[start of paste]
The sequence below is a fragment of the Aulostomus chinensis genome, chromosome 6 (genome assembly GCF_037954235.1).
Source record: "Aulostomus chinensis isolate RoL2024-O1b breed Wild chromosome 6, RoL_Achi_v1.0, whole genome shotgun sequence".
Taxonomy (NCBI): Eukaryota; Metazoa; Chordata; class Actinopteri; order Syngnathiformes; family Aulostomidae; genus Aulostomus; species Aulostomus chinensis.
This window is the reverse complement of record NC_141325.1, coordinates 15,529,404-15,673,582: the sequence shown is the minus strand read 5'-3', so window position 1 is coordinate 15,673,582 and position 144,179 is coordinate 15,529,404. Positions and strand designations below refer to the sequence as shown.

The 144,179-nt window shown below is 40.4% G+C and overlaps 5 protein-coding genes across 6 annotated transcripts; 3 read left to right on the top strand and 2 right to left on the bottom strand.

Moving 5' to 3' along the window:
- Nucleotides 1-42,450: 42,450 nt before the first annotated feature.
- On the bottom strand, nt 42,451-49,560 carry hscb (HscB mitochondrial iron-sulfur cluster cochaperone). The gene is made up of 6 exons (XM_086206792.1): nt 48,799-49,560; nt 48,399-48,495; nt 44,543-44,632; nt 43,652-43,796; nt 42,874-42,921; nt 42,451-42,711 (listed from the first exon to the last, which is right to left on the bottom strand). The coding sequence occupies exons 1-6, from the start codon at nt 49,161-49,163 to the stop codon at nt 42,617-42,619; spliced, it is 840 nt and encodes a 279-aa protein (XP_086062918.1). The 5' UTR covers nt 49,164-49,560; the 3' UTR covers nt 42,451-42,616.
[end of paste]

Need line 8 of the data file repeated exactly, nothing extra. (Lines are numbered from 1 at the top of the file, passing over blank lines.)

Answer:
- On the bottom strand, nt 42,451-49,560 carry hscb (HscB mitochondrial iron-sulfur cluster cochaperone). The gene is made up of 6 exons (XM_086206792.1): nt 48,799-49,560; nt 48,399-48,495; nt 44,543-44,632; nt 43,652-43,796; nt 42,874-42,921; nt 42,451-42,711 (listed from the first exon to the last, which is right to left on the bottom strand). The coding sequence occupies exons 1-6, from the start codon at nt 49,161-49,163 to the stop codon at nt 42,617-42,619; spliced, it is 840 nt and encodes a 279-aa protein (XP_086062918.1). The 5' UTR covers nt 49,164-49,560; the 3' UTR covers nt 42,451-42,616.